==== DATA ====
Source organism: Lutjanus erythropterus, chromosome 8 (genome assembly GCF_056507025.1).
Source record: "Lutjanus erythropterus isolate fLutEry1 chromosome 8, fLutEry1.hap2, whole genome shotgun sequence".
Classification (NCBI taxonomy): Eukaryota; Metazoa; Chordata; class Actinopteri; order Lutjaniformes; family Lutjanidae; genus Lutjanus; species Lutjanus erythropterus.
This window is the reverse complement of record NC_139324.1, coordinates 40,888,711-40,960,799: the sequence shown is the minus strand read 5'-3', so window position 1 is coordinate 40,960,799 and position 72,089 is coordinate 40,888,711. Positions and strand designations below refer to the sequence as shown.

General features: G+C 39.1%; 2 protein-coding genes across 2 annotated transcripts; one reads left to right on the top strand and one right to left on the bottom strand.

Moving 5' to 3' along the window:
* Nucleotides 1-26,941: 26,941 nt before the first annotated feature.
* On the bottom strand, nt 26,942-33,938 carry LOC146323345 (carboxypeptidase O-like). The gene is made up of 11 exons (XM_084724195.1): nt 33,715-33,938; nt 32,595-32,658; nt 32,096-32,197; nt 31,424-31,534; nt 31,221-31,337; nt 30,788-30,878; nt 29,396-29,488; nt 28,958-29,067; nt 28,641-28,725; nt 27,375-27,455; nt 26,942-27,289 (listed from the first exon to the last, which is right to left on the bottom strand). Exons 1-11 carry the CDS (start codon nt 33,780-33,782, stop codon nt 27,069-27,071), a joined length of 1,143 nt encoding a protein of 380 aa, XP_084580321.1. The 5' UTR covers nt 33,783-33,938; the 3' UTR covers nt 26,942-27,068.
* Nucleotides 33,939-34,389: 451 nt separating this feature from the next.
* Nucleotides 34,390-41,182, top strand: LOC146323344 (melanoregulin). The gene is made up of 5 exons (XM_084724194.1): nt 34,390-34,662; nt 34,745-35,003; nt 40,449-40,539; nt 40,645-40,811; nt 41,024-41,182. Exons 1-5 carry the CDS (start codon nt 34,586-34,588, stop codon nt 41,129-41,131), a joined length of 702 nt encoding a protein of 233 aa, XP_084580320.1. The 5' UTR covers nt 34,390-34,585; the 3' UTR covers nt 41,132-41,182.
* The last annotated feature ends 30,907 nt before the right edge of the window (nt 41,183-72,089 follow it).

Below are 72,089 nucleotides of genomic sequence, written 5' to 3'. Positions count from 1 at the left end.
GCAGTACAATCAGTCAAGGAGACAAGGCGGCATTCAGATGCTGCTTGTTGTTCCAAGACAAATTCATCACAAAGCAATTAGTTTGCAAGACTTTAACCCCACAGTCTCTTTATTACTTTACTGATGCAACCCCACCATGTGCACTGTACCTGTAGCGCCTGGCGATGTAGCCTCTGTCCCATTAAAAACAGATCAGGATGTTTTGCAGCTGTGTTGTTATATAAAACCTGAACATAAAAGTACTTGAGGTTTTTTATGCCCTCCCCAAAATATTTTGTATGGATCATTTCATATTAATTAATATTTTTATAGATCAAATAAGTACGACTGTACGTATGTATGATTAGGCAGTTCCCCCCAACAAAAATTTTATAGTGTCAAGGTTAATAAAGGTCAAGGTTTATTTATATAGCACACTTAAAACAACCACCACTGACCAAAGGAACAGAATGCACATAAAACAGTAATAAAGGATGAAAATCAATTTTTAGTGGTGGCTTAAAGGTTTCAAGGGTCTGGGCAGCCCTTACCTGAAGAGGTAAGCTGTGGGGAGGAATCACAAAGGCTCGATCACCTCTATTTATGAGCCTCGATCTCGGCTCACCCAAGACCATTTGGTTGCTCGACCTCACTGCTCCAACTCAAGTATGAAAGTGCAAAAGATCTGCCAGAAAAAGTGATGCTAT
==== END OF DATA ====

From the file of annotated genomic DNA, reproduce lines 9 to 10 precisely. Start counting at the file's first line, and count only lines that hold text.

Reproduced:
* Nucleotides 33,939-34,389: 451 nt separating this feature from the next.
* Nucleotides 34,390-41,182, top strand: LOC146323344 (melanoregulin). The gene is made up of 5 exons (XM_084724194.1): nt 34,390-34,662; nt 34,745-35,003; nt 40,449-40,539; nt 40,645-40,811; nt 41,024-41,182. Exons 1-5 carry the CDS (start codon nt 34,586-34,588, stop codon nt 41,129-41,131), a joined length of 702 nt encoding a protein of 233 aa, XP_084580320.1. The 5' UTR covers nt 34,390-34,585; the 3' UTR covers nt 41,132-41,182.